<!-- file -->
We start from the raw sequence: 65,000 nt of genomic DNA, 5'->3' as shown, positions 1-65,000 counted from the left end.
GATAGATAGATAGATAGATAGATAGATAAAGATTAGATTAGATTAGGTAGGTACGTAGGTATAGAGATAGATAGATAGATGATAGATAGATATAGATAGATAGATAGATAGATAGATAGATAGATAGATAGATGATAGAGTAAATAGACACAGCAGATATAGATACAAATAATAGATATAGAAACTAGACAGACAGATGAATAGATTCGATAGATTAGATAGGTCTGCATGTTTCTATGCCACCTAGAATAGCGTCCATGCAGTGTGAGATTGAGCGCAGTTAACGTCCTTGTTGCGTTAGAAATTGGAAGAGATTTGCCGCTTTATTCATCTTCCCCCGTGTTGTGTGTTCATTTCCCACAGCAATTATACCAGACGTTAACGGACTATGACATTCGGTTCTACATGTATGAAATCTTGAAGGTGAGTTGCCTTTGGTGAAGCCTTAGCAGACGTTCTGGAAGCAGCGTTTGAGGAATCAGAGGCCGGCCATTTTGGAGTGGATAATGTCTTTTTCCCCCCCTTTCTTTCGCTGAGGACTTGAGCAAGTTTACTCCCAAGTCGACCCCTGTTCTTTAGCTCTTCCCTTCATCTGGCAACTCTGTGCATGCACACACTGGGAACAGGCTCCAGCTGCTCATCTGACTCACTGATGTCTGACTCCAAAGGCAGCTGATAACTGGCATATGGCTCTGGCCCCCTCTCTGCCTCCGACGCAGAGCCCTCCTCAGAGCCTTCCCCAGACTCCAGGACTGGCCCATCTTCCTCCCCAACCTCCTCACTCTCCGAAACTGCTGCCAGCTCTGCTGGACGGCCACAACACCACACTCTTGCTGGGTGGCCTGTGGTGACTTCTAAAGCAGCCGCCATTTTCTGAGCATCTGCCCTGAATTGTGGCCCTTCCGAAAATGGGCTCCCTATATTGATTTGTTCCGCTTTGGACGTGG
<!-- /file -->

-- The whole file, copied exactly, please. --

We start from the raw sequence: 65,000 nt of genomic DNA, 5'->3' as shown, positions 1-65,000 counted from the left end.
GATAGATAGATAGATAGATAGATAGATAAAGATTAGATTAGATTAGGTAGGTACGTAGGTATAGAGATAGATAGATAGATGATAGATAGATATAGATAGATAGATAGATAGATAGATAGATAGATAGATAGATGATAGAGTAAATAGACACAGCAGATATAGATACAAATAATAGATATAGAAACTAGACAGACAGATGAATAGATTCGATAGATTAGATAGGTCTGCATGTTTCTATGCCACCTAGAATAGCGTCCATGCAGTGTGAGATTGAGCGCAGTTAACGTCCTTGTTGCGTTAGAAATTGGAAGAGATTTGCCGCTTTATTCATCTTCCCCCGTGTTGTGTGTTCATTTCCCACAGCAATTATACCAGACGTTAACGGACTATGACATTCGGTTCTACATGTATGAAATCTTGAAGGTGAGTTGCCTTTGGTGAAGCCTTAGCAGACGTTCTGGAAGCAGCGTTTGAGGAATCAGAGGCCGGCCATTTTGGAGTGGATAATGTCTTTTTCCCCCCCTTTCTTTCGCTGAGGACTTGAGCAAGTTTACTCCCAAGTCGACCCCTGTTCTTTAGCTCTTCCCTTCATCTGGCAACTCTGTGCATGCACACACTGGGAACAGGCTCCAGCTGCTCATCTGACTCACTGATGTCTGACTCCAAAGGCAGCTGATAACTGGCATATGGCTCTGGCCCCCTCTCTGCCTCCGACGCAGAGCCCTCCTCAGAGCCTTCCCCAGACTCCAGGACTGGCCCATCTTCCTCCCCAACCTCCTCACTCTCCGAAACTGCTGCCAGCTCTGCTGGACGGCCACAACACCACACTCTTGCTGGGTGGCCTGTGGTGACTTCTAAAGCAGCCGCCATTTTCTGAGCATCTGCCCTGAATTGTGGCCCTTCCGAAAATGGGCTCCCTATATTGATTTGTTCCGCTTTGGACGTGG